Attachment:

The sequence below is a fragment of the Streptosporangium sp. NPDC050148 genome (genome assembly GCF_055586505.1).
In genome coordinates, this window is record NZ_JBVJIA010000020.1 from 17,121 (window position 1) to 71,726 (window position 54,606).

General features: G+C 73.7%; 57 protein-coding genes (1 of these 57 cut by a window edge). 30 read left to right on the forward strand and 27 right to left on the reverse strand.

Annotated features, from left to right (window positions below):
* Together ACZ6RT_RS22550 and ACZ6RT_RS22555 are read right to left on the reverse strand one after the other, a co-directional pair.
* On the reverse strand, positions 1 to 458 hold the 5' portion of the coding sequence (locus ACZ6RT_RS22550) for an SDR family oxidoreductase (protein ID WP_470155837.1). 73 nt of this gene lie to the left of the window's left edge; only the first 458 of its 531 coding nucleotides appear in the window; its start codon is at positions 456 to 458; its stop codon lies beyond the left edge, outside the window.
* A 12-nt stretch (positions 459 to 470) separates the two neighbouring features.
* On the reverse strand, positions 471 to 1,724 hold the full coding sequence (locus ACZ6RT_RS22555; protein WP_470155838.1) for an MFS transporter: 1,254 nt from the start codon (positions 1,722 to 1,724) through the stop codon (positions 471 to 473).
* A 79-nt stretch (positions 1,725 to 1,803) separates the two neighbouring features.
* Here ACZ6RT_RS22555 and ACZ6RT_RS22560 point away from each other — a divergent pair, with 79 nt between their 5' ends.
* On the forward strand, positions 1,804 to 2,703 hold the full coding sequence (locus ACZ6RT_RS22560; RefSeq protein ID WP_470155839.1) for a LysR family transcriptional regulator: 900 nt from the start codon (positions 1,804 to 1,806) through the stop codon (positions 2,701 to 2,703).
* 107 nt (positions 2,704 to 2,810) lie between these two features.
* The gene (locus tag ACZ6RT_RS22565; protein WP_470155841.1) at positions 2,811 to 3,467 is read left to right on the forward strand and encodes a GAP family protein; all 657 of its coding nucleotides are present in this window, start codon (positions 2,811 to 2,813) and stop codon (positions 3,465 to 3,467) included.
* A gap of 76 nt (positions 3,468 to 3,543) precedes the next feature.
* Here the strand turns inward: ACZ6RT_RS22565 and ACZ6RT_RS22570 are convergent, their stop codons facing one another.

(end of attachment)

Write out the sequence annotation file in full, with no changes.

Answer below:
The sequence below is a fragment of the Streptosporangium sp. NPDC050148 genome (genome assembly GCF_055586505.1).
In genome coordinates, this window is record NZ_JBVJIA010000020.1 from 17,121 (window position 1) to 71,726 (window position 54,606).

General features: G+C 73.7%; 57 protein-coding genes (1 of these 57 cut by a window edge). 30 read left to right on the forward strand and 27 right to left on the reverse strand.

Annotated features, from left to right (window positions below):
* Together ACZ6RT_RS22550 and ACZ6RT_RS22555 are read right to left on the reverse strand one after the other, a co-directional pair.
* On the reverse strand, positions 1 to 458 hold the 5' portion of the coding sequence (locus ACZ6RT_RS22550) for an SDR family oxidoreductase (protein ID WP_470155837.1). 73 nt of this gene lie to the left of the window's left edge; only the first 458 of its 531 coding nucleotides appear in the window; its start codon is at positions 456 to 458; its stop codon lies beyond the left edge, outside the window.
* A 12-nt stretch (positions 459 to 470) separates the two neighbouring features.
* On the reverse strand, positions 471 to 1,724 hold the full coding sequence (locus ACZ6RT_RS22555; protein WP_470155838.1) for an MFS transporter: 1,254 nt from the start codon (positions 1,722 to 1,724) through the stop codon (positions 471 to 473).
* A 79-nt stretch (positions 1,725 to 1,803) separates the two neighbouring features.
* Here ACZ6RT_RS22555 and ACZ6RT_RS22560 point away from each other — a divergent pair, with 79 nt between their 5' ends.
* On the forward strand, positions 1,804 to 2,703 hold the full coding sequence (locus ACZ6RT_RS22560; RefSeq protein ID WP_470155839.1) for a LysR family transcriptional regulator: 900 nt from the start codon (positions 1,804 to 1,806) through the stop codon (positions 2,701 to 2,703).
* 107 nt (positions 2,704 to 2,810) lie between these two features.
* The gene (locus tag ACZ6RT_RS22565; protein WP_470155841.1) at positions 2,811 to 3,467 is read left to right on the forward strand and encodes a GAP family protein; all 657 of its coding nucleotides are present in this window, start codon (positions 2,811 to 2,813) and stop codon (positions 3,465 to 3,467) included.
* A gap of 76 nt (positions 3,468 to 3,543) precedes the next feature.
* Here the strand turns inward: ACZ6RT_RS22565 and ACZ6RT_RS22570 are convergent, their stop codons facing one another.